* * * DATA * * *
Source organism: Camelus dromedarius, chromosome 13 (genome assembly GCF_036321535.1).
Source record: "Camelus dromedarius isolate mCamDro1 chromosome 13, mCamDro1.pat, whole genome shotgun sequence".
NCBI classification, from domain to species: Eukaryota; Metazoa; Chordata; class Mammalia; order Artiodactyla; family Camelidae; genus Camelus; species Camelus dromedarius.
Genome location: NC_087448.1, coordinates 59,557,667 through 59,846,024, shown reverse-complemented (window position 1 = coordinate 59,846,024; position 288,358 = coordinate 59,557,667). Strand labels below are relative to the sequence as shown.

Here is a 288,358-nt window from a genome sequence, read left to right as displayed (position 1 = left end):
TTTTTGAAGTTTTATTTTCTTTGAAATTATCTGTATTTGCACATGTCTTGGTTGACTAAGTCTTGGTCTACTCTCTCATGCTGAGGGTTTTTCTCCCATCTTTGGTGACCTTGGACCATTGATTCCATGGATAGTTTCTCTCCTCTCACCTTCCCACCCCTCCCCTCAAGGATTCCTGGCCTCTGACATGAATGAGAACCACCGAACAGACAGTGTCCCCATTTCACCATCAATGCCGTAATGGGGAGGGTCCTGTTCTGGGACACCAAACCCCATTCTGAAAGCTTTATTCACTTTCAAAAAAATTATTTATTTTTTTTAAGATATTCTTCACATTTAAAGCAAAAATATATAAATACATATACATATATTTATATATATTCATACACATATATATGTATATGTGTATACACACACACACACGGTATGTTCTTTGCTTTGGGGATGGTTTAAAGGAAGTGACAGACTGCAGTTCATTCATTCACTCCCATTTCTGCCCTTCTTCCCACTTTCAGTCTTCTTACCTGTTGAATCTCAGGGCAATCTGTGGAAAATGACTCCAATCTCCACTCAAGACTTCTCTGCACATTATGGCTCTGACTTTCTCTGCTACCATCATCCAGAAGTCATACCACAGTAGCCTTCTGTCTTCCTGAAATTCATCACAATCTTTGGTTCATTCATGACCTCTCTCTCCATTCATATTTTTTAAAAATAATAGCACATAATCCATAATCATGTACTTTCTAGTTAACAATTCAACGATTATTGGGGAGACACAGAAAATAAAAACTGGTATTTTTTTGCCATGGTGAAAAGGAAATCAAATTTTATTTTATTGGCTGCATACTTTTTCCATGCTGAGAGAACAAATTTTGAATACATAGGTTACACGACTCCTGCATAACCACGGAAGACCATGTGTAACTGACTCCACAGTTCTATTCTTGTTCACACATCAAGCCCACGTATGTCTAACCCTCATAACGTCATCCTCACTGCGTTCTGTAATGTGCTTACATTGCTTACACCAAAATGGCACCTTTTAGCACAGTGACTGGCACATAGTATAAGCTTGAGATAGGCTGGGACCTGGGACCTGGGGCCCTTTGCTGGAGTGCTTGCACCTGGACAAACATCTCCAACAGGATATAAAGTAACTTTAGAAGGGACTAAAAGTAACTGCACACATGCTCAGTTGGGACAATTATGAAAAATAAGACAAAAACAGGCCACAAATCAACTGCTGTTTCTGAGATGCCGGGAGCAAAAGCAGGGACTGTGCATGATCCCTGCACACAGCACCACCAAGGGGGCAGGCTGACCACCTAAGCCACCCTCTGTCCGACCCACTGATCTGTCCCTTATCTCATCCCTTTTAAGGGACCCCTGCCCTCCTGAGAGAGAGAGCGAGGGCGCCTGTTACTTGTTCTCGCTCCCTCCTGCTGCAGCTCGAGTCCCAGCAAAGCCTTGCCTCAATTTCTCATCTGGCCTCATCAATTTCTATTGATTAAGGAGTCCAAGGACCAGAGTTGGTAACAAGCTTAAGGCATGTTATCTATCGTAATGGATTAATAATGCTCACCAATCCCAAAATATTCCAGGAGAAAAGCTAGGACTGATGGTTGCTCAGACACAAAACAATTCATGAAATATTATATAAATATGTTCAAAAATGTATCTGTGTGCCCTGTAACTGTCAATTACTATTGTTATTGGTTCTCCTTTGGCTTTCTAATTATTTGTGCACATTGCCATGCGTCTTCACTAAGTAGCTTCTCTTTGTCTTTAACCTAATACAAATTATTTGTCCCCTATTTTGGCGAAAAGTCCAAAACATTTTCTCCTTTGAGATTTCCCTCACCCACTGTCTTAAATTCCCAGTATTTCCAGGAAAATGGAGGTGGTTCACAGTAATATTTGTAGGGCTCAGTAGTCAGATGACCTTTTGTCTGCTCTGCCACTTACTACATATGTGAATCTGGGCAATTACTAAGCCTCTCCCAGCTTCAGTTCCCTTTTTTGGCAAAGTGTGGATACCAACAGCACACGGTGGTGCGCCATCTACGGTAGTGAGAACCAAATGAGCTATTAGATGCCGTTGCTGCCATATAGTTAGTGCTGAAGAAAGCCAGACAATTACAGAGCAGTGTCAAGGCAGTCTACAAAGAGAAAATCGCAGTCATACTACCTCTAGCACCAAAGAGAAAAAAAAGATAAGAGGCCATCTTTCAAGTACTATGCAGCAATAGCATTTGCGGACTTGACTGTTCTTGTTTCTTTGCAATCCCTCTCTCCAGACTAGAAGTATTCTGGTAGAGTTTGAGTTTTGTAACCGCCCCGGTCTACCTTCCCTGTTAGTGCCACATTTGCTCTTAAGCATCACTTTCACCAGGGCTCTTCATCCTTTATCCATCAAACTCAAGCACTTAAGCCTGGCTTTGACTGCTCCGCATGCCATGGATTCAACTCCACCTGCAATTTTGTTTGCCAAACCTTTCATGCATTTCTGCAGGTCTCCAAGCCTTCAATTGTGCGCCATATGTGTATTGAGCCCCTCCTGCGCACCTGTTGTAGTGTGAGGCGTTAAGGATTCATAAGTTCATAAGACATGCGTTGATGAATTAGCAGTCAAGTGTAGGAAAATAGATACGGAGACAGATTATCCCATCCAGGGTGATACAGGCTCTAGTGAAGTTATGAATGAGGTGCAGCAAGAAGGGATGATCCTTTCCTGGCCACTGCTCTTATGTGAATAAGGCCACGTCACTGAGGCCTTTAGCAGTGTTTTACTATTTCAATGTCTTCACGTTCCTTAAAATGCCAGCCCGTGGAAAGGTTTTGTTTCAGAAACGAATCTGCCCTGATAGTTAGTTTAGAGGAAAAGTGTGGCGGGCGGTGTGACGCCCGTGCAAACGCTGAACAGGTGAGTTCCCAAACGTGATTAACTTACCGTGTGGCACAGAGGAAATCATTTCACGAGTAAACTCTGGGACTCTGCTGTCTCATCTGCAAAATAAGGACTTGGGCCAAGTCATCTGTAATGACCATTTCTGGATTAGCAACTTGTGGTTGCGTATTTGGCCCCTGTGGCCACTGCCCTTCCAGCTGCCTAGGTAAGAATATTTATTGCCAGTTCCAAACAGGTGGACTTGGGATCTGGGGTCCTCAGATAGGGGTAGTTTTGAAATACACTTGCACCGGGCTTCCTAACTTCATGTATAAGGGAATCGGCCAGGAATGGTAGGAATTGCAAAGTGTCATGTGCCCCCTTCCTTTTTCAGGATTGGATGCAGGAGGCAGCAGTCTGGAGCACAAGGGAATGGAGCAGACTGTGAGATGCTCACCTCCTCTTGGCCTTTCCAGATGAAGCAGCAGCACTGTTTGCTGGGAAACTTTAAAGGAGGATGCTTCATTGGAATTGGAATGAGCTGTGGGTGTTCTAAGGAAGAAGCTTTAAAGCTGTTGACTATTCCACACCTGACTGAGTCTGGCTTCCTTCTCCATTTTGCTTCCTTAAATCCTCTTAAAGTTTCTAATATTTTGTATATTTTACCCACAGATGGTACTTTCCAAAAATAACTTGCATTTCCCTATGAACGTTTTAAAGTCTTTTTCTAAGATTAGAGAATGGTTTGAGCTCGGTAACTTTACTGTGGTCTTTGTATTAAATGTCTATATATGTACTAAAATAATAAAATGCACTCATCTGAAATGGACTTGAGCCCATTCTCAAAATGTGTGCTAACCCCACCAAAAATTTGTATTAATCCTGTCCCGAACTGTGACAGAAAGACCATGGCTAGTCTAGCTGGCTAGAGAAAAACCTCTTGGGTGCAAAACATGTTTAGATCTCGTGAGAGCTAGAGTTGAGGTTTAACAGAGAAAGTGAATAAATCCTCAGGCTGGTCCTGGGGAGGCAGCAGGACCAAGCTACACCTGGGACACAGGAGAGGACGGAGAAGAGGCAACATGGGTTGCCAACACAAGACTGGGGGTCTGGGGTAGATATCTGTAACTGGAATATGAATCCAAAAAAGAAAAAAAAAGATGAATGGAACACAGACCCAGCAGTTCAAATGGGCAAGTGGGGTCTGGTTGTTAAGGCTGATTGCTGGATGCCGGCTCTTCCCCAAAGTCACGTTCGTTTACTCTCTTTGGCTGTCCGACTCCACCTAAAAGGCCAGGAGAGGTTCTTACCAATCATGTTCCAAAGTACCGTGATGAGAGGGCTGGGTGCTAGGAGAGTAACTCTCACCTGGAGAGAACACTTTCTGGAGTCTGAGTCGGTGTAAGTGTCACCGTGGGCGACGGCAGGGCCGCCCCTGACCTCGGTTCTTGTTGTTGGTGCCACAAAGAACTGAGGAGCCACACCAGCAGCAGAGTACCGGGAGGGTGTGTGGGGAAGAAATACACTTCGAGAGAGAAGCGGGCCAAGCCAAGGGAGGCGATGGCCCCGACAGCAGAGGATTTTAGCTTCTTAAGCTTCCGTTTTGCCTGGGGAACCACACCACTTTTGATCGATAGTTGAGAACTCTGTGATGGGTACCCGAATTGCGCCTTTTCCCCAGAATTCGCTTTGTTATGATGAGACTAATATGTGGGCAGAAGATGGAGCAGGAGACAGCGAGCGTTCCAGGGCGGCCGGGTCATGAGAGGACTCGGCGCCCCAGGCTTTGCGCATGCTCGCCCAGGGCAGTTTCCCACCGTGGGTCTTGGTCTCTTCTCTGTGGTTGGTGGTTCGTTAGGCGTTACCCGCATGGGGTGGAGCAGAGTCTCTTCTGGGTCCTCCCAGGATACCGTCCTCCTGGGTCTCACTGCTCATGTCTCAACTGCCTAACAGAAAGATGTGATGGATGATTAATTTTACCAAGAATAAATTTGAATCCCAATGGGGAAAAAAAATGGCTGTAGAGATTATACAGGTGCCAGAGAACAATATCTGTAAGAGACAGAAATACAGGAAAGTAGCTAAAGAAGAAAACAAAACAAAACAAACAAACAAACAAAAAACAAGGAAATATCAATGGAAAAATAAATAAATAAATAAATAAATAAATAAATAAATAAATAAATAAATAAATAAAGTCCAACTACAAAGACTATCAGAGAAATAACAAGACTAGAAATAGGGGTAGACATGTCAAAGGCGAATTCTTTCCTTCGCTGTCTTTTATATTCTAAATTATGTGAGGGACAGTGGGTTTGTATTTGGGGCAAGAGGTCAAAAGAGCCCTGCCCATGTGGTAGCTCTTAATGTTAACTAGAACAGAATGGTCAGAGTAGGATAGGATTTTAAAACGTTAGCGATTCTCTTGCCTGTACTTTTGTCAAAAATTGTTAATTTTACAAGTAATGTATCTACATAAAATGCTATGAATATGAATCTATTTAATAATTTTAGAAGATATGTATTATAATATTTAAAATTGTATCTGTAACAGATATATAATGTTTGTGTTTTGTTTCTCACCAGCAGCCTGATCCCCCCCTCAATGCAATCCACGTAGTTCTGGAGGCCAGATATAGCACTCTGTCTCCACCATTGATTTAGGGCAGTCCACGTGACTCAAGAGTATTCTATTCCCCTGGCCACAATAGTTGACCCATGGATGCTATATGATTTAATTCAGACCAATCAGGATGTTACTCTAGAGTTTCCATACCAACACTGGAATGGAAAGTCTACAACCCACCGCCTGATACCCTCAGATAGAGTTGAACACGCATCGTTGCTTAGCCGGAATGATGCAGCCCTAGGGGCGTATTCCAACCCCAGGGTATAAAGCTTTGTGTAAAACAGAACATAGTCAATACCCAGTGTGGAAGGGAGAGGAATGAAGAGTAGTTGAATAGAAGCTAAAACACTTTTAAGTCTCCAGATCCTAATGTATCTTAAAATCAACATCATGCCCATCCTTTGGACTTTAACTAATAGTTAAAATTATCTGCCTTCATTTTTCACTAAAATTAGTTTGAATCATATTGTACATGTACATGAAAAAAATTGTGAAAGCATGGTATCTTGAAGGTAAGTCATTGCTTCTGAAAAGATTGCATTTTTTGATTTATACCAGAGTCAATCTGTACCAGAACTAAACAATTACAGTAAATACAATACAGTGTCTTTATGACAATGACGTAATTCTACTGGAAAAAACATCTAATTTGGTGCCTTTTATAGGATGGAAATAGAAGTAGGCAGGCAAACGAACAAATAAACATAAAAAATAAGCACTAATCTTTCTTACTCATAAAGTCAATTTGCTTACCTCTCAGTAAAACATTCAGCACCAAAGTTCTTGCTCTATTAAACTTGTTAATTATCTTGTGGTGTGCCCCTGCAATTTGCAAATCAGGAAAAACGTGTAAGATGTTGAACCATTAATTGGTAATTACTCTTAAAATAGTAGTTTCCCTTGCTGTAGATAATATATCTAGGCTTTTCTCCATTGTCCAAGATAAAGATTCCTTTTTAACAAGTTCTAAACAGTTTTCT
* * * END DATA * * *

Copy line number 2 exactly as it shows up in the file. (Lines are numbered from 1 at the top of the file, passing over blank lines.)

Source record: "Camelus dromedarius isolate mCamDro1 chromosome 13, mCamDro1.pat, whole genome shotgun sequence".